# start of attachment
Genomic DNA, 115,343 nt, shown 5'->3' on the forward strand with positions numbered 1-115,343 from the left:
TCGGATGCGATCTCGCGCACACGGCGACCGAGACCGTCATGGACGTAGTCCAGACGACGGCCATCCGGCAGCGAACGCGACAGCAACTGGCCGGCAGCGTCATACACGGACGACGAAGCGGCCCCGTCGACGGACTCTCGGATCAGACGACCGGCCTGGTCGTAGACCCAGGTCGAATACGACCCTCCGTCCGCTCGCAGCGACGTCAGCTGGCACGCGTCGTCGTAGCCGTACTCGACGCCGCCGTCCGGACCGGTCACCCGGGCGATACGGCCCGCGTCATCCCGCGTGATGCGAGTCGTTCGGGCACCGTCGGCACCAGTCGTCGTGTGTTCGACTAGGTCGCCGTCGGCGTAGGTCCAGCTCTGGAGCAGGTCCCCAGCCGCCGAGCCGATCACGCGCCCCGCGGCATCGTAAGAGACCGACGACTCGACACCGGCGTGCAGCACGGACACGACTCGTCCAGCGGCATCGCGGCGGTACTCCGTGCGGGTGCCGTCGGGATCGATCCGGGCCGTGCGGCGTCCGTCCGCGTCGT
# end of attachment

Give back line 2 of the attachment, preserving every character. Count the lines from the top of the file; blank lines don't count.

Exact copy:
TCGGATGCGATCTCGCGCACACGGCGACCGAGACCGTCATGGACGTAGTCCAGACGACGGCCATCCGGCAGCGAACGCGACAGCAACTGGCCGGCAGCGTCATACACGGACGACGAAGCGGCCCCGTCGACGGACTCTCGGATCAGACGACCGGCCTGGTCGTAGACCCAGGTCGAATACGACCCTCCGTCCGCTCGCAGCGACGTCAGCTGGCACGCGTCGTCGTAGCCGTACTCGACGCCGCCGTCCGGACCGGTCACCCGGGCGATACGGCCCGCGTCATCCCGCGTGATGCGAGTCGTTCGGGCACCGTCGGCACCAGTCGTCGTGTGTTCGACTAGGTCGCCGTCGGCGTAGGTCCAGCTCTGGAGCAGGTCCCCAGCCGCCGAGCCGATCACGCGCCCCGCGGCATCGTAAGAGACCGACGACTCGACACCGGCGTGCAGCACGGACACGACTCGTCCAGCGGCATCGCGGCGGTACTCCGTGCGGGTGCCGTCGGGATCGATCCGGGCCGTGCGGCGTCCGTCCGCGTCGT